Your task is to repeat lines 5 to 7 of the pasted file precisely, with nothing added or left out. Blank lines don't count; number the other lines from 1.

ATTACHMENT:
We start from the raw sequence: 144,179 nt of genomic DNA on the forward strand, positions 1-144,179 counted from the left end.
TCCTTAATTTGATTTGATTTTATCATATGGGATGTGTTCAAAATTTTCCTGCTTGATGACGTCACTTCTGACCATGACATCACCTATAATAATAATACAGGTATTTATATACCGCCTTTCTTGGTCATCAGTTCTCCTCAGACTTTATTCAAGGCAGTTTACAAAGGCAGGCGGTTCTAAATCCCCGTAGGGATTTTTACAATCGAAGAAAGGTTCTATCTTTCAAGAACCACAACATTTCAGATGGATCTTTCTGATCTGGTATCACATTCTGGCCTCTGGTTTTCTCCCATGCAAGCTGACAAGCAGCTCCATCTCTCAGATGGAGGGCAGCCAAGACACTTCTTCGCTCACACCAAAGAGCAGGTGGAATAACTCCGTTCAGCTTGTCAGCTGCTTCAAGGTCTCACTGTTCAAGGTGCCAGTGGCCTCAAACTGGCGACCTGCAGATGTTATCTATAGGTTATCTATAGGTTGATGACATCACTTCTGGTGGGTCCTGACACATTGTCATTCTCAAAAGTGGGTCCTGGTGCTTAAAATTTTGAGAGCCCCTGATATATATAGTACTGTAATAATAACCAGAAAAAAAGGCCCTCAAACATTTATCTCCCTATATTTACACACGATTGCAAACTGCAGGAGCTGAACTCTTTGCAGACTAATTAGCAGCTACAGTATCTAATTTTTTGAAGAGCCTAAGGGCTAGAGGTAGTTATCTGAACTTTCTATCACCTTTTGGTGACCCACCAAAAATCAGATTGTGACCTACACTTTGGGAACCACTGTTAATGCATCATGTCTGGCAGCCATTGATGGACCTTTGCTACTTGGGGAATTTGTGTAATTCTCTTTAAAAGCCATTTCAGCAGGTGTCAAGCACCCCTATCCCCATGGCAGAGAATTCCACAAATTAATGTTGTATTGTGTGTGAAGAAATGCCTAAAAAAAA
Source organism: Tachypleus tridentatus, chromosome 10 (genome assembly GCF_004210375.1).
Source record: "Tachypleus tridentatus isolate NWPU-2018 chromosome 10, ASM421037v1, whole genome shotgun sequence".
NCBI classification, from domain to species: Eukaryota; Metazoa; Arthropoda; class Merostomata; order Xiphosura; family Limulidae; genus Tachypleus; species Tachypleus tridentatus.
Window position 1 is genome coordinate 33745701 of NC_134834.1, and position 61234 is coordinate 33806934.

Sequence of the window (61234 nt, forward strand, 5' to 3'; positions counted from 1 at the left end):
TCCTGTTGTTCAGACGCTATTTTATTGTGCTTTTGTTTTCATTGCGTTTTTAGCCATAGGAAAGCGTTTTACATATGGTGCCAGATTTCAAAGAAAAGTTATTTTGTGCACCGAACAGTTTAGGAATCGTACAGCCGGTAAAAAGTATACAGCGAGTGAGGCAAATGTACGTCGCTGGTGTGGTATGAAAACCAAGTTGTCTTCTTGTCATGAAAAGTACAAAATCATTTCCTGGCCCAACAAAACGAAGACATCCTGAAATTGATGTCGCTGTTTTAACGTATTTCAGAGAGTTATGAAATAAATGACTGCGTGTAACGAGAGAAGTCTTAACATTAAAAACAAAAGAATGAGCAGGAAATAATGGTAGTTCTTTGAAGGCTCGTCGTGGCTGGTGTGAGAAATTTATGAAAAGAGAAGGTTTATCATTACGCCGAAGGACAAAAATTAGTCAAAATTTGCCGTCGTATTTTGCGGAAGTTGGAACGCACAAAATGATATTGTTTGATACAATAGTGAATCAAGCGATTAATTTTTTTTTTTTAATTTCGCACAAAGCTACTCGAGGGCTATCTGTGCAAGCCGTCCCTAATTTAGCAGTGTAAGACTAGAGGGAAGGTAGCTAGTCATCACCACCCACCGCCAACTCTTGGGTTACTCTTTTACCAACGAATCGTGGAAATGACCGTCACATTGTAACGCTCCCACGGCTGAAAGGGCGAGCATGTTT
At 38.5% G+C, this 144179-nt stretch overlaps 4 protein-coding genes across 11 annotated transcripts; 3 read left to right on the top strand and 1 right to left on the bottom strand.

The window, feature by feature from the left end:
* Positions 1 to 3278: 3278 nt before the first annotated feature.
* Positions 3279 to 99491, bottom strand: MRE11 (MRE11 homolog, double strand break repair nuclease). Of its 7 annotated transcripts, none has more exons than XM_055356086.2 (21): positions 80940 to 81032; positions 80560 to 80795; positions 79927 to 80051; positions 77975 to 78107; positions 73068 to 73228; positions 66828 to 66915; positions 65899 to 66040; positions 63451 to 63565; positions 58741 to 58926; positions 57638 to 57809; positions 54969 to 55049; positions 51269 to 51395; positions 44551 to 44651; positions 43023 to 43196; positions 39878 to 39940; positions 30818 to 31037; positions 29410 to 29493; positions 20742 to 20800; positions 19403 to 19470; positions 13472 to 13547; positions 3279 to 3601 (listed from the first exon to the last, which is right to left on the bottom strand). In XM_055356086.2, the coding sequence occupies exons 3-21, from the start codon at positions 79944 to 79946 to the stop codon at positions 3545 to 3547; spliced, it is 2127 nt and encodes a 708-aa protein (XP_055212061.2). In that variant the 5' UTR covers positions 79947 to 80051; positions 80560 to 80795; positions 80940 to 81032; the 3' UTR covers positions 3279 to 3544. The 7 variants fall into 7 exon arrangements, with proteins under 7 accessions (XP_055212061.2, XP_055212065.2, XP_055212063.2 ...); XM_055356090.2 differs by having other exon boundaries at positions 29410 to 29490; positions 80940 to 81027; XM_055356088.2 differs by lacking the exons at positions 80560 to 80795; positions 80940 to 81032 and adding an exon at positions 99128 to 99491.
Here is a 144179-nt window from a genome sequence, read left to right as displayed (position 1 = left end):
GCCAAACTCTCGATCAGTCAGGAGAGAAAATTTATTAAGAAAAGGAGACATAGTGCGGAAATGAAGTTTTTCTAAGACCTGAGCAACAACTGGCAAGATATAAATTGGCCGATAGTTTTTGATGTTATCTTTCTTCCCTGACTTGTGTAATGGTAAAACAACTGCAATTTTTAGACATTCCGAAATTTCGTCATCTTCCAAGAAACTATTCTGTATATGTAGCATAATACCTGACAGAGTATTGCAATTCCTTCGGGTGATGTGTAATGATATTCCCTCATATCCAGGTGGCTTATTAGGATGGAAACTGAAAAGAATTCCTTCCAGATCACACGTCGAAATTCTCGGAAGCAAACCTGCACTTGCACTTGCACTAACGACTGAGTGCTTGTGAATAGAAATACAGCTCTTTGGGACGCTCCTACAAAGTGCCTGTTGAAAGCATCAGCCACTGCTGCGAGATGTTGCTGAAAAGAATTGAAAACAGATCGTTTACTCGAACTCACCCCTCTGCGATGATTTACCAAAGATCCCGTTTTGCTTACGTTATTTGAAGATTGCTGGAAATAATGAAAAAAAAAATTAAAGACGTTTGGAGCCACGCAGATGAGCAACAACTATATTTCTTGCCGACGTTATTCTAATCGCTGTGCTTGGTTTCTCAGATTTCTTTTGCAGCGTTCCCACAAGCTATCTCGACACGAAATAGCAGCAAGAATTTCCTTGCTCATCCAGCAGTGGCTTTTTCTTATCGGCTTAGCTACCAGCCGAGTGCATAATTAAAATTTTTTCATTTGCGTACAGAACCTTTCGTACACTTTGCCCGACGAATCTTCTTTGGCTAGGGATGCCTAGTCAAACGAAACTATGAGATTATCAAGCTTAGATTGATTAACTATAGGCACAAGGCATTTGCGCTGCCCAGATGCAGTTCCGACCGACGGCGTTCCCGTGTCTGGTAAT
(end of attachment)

NCBI classification, from domain to species: Eukaryota; Metazoa; Arthropoda; class Merostomata; order Xiphosura; family Limulidae; genus Tachypleus; species Tachypleus tridentatus.
Window position 1 is genome coordinate 33745701 of NC_134834.1, and position 61234 is coordinate 33806934.

Sequence of the window (61234 nt, forward strand, 5' to 3'; positions counted from 1 at the left end):